Listen, it's a not a well-kept secret that you buy more things from a 7-Eleven than you'd like to admit. The reason? Well, we've all been in that rush that only the most prolific convenience store in America can help sate. In the ever-growing tradition of chains with an app out on the marketplace, 7-Eleven takes the plunge and brings you closer to that Big Gulp you're pretending not to crave.
Although Apple is far from the only corporation in America to do so, a new report on the company attempts to blast the spotlight onto the methods used by the iPhone maker to avoid millions in corporate taxes -- and it’s all perfectly legal.
Microsoft co-founder Bill Gates notoriously refused to buy iPods for his kids, gifting them the company’s own Zunes instead. Thanks to a leaked memo, it appears Microsoft itself may be taking a similar tack -- you can have your iPhone, but we’re not paying for it.
Today's announcement that Steve Jobs is stepping down as CEO caught a lot of people by surprise, even though Tim Cook has been the acting CEO for a while now, with Jobs on medical leave. If you're on Twitter and you haven't shut it off yet, you've probably noticed much shock and many earthquake jokes of varying degrees of lameness.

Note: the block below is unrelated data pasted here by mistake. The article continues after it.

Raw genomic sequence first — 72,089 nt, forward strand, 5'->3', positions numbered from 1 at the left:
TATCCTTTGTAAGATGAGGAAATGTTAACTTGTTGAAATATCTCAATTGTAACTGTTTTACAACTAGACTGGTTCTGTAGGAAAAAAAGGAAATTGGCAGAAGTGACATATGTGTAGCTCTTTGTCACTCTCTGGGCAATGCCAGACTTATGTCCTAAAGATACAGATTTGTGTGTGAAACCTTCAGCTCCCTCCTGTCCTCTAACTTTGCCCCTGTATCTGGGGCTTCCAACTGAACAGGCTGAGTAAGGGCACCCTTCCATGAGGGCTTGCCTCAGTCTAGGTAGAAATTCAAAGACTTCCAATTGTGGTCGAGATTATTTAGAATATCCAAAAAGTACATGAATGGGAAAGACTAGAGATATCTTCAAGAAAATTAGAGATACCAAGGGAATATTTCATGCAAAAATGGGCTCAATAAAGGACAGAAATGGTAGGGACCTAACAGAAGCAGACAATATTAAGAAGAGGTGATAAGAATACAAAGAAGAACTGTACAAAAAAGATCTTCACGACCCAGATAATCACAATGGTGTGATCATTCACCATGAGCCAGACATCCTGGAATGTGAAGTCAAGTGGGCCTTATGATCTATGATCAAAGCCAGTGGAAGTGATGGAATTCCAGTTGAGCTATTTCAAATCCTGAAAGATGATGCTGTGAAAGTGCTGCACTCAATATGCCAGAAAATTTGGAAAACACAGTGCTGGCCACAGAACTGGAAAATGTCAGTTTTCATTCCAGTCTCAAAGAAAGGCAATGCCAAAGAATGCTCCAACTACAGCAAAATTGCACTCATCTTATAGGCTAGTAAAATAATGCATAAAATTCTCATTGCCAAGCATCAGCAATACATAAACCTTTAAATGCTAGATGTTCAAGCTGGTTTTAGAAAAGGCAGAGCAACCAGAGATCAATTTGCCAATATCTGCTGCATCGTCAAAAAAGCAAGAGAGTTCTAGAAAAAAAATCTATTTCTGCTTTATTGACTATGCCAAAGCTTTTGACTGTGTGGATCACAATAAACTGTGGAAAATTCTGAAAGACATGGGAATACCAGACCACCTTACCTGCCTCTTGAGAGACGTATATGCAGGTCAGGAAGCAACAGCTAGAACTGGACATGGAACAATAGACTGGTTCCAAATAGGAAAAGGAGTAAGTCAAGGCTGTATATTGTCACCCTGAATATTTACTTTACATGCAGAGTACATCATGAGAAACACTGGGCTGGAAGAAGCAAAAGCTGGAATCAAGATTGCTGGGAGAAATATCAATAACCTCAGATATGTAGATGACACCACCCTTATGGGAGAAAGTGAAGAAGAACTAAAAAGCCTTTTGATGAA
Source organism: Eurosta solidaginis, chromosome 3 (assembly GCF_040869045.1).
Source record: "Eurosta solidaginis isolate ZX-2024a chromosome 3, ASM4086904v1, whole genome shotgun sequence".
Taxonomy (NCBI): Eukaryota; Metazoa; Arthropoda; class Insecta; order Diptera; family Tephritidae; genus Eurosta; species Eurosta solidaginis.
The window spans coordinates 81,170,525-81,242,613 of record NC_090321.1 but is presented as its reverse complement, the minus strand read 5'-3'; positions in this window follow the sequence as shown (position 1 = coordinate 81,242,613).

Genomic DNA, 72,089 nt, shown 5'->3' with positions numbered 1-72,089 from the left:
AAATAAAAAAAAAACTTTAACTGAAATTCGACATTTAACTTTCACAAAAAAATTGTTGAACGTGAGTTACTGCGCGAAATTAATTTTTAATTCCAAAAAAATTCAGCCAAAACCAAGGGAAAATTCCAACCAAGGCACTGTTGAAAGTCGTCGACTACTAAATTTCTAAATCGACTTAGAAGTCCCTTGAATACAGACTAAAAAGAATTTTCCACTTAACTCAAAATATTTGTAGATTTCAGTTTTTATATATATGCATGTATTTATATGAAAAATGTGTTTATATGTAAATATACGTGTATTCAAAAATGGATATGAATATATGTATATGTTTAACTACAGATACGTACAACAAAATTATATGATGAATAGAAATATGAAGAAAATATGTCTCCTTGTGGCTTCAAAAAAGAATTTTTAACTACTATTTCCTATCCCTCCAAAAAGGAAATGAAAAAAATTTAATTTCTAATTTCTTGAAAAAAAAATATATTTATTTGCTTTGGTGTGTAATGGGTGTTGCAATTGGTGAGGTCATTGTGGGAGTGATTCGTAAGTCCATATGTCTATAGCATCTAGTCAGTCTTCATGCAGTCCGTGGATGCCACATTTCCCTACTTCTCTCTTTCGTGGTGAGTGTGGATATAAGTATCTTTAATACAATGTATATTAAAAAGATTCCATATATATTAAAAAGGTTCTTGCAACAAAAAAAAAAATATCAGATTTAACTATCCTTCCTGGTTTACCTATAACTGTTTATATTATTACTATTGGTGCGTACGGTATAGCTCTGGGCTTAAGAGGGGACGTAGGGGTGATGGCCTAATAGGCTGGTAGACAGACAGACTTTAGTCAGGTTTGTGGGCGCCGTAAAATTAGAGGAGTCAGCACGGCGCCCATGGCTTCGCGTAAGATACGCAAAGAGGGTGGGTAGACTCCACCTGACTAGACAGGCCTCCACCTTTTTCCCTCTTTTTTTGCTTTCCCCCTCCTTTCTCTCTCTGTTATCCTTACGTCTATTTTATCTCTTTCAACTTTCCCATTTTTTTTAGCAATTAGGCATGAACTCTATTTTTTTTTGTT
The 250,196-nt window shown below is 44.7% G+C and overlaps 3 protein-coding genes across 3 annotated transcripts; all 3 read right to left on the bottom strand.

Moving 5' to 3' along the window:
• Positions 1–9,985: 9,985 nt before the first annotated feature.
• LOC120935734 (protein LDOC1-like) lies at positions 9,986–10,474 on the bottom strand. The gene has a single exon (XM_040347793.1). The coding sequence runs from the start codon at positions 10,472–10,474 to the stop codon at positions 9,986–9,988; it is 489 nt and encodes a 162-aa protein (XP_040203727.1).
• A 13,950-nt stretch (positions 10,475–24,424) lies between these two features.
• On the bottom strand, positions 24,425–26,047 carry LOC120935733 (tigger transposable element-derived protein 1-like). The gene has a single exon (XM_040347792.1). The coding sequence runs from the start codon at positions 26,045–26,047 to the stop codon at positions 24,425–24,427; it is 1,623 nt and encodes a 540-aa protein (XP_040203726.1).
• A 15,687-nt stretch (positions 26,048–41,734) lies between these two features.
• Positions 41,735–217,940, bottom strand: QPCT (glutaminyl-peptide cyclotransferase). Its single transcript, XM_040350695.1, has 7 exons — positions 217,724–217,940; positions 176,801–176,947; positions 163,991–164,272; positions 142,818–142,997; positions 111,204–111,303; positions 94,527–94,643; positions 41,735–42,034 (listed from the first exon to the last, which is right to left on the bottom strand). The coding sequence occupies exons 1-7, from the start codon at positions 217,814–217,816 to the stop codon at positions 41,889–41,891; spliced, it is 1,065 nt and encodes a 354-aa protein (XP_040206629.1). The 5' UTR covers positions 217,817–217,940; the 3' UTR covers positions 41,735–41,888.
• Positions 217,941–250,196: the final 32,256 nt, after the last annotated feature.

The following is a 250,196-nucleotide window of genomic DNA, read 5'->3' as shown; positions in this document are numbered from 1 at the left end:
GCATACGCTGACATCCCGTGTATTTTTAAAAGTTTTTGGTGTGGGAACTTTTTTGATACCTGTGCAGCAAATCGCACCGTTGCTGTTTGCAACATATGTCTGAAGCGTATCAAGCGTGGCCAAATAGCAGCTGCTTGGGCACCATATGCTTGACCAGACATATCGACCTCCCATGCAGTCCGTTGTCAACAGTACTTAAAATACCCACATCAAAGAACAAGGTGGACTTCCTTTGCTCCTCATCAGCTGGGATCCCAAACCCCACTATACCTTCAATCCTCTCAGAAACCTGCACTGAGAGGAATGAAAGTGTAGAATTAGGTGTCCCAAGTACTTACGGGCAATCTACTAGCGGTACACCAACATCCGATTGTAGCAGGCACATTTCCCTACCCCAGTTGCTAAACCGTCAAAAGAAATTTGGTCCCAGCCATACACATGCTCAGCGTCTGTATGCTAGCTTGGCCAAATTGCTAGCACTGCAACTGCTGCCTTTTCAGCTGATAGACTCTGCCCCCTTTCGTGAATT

But Steve Jobs isn't quitting Apple entirely. His resignation letter states, "I would like to serve, if the Board sees fit, as Chairman of the Board, director and Apple employee." The board isn't dumb, so they immediately accepted his offer.
Google CEO Eric Schmidt announced Thursday that he will be stepping down from his post effective April 4, at which time co-founder Larry Page will step up to the plate to take over as CEO. So where does that leave the former Apple board member now?
Many corporations that banned the iPhone from employees are now replacing notebooks with iPads for increased productivity and ease of transportation. According to a new Wall Street Journal article, there are more than 500 applications specifically built for iPad-toting business people, and a few big companies are taking advantage of them.
According to a statement by Apple Chief Operating Officer (COO) Tim Cook, nearly half of the Fortune 100 companies are either in a process of testing or deploying iPads for internal use.
PCs have always had a leg up in the corporate world because they were so much cheaper than Macs. Never mind that Macs could open PC formatted documents and write to PC formatted discs, never mind that Macs represented a safer, stabler platform. PCs ruled the day. But now another Apple product is making in-roads to big business.
Yahoo Finance reported today that the Enterprise Desktop Alliance's annual survey shows that 66% of IT administrators expected the number of Macs in their sites to increase this year. The leading reasons for more Macs were user preference, increased productivity, and ease of technical support.